Zoning commission recommends approval of Austin Oaks planned unit development rezoning case

The Austin Oaks PUD proposal, which involved the redevelopment of an office park near Spicewood Springs Road and MoPac, received a second at the Austin City Council's May 23 meeting.

The Austin Oaks PUD proposal, which involved the redevelopment of an office park near Spicewood Springs Road and MoPac, received a second at the Austin City Council's May 23 meeting.

Updated Nov. 2, 10:08 a.m.

The city’s zoning commission approved the Austin Oaks rezoning case late Tuesday in a decision that opens the door for redeveloping the Northwest Austin site as a planned unit development.

The case went before the city’s Zoning and Platting Commission to rezone the site from mostly commercial to a planned unit development, or PUD. Austin City Council is scheduled to take up the rezoning case at its Nov. 10 meeting.

The existing 445,0322-square-foot Austin Oaks office complex sits on 31.4 acres of land on the southwest corner of Spicewood Springs Road and MoPac. Developer Spire Realty is proposing to build 865,900 square feet of office space, 12,800 square feet of restaurant space and 90,000 square feet of hotel space.

Austin Oaks PUDThe site would also include 250 apartment units of which 10 percent would be reserved for household incomes that earn 60 percent of the area's median family income. Half of those units could be made available to Austin ISD staff.

Spire would also invest $1.55 million in a park near Hart Lane as well as build a trail and additional parkland surrounding the creek, resulting in 11 acres of combined open space.

Commissioners also approved additional restrictions to prohibit liquor sales outside of the hotel and restaurants and ensure the residential units are built after the developer builds 500,000 square feet of commercial space.

Traffic investment
Spire would be required to make several traffic improvements, including adding a traffic signal at Spicewood Springs and Hart Lane and make other improvements at Spicewood Springs and Wood Hollow Drive.

The developer would also have to work with the Texas Department of Transportation to design solutions on the southbound MoPac frontage road, including adding a right turn from Spicewood Springs to MoPac and acceleration and deceleration lanes at Executive Center Drive.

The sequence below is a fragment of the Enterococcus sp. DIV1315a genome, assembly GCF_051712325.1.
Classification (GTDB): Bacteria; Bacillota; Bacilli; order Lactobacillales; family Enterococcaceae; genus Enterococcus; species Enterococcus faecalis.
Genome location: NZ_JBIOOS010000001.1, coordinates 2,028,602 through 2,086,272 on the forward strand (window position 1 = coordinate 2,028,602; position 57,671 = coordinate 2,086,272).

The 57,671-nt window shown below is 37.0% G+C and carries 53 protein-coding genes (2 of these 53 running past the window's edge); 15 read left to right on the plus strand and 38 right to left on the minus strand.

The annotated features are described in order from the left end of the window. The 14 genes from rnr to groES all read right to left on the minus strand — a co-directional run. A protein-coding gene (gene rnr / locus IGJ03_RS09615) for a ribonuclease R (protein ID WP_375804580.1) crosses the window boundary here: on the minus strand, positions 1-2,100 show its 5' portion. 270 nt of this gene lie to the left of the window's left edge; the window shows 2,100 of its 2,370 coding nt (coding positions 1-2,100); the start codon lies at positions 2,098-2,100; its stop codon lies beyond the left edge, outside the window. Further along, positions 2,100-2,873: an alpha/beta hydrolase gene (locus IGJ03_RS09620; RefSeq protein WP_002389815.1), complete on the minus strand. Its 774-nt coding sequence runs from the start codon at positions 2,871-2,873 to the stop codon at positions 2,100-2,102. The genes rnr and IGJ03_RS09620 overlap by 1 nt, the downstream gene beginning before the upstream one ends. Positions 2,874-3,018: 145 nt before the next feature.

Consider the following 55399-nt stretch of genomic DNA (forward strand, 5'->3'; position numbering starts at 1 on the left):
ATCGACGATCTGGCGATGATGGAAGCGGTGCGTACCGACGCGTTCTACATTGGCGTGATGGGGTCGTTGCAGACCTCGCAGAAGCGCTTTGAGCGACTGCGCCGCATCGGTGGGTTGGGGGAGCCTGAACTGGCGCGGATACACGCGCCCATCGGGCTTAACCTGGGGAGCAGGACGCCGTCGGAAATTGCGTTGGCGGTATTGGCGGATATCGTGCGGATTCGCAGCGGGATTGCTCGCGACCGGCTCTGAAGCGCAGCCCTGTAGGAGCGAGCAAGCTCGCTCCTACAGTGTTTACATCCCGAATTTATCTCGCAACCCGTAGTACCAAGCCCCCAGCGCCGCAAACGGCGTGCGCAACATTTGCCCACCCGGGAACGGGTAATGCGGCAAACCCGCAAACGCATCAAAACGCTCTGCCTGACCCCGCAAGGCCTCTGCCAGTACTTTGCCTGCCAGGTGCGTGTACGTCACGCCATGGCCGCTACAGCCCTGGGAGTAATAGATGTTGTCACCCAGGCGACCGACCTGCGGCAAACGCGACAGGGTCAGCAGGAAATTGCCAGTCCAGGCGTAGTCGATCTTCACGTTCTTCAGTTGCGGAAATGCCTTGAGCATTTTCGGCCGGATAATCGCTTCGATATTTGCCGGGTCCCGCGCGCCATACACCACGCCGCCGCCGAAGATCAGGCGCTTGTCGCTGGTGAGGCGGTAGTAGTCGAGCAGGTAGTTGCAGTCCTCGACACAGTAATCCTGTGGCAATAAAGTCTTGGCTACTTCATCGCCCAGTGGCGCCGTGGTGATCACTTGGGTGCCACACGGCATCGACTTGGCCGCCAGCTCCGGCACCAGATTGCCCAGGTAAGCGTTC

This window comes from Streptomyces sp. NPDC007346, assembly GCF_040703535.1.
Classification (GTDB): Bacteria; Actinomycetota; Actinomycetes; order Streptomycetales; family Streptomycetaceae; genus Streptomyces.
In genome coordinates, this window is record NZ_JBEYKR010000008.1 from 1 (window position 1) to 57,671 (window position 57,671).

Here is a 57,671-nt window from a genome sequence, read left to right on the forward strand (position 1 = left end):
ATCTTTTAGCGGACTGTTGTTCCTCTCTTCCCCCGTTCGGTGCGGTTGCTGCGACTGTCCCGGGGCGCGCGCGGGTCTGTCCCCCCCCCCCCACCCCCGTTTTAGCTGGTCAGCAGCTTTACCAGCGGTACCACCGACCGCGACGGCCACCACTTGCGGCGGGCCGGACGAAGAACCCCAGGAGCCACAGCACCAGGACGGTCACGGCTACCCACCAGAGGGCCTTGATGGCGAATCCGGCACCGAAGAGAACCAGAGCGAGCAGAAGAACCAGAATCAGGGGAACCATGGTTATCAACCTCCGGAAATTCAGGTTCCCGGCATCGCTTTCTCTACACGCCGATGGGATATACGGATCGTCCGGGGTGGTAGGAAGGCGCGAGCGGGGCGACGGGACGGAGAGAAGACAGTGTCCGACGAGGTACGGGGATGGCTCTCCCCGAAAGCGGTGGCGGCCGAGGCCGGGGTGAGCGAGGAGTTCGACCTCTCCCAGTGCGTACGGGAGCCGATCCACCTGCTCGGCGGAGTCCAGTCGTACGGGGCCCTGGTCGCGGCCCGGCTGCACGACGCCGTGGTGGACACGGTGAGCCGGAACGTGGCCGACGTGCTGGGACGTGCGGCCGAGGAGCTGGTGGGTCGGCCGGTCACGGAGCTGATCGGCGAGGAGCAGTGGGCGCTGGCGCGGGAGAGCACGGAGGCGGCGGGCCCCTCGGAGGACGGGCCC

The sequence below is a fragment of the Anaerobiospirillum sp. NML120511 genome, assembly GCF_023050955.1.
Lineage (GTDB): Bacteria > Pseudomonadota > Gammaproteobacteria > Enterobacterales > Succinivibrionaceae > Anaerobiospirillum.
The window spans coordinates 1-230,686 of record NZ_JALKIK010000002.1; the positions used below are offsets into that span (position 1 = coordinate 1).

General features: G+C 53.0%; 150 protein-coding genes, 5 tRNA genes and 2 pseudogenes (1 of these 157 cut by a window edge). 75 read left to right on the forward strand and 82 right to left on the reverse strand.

Michael Whellan, who represents Spire Realty, said these traffic improvements would be required on the front end of the project before any certificate of occupancy is issued.

The improvements are required because the proposed development would create about 15,500 new vehicle trips. Some residents are concerned about the effect on neighborhood streets. Resident Brad Parsons said the lack of a signal at Greystone Drive and MoPac raises safety issues should traffic increase. Drivers would have to wait four minutes to turn onto the MoPac frontage road, according to a completed traffic study.

“People are going to try to push that and get broadsided at 50 mph,” he said. “There will be deaths, and this is going to be an extremely dangerous intersection.”

Austin Oaks hearing postponed A designer's rendering shows a proposal for a park from developer Spire Realty for redeveloping the Austin Oaks property.[/caption]

More green space
Residents who voiced support for the plan Tuesday mostly praised its creation of parkland, including adding a park off Hart Lane, which is the side closest to residents.

“The thing I find exciting about this proposal … is that it would create dedicated park equivalent to 5 downtown blocks,” Northwest Hills resident Brewster McCracken said.

Carol Dochen, a Northwest Hills resident and real estate agent, said she likes the plan includes a place for families to recreate.

“The parkland they’re proposing in this development is you have that sense of play and green and enjoyment,” she said. “That’s what I’m hoping we can achieve.”

Save the trees
Those who spoke against the PUD plan raised several issues, including traffic impacts as well as the loss of 44 heritage and protected trees.

David King of the Austin Neighborhoods Council said ANC also expressed concern about cutting the trees down instead of relocating them or redesigning the site around the trees.

Besides providing more traffic improvements, Northwest Hills resident Julie Allen said the plan should also preserve more trees.

“The fact that this is very contentious should give you pause that this needs more consideration,” she said.
By Amy Denney

Managing Editor, Austin metro

Amy has worked for Community Impact Newspaper since September 2010, serving as reporter and senior editor for the Northwest Austin edition as well as covering transportation in the Austin metro. She is now managing editor for the 10 publications in the Central Texas area from Georgetown to New Braunfels. She enjoys spending time with her husband, son and two cats.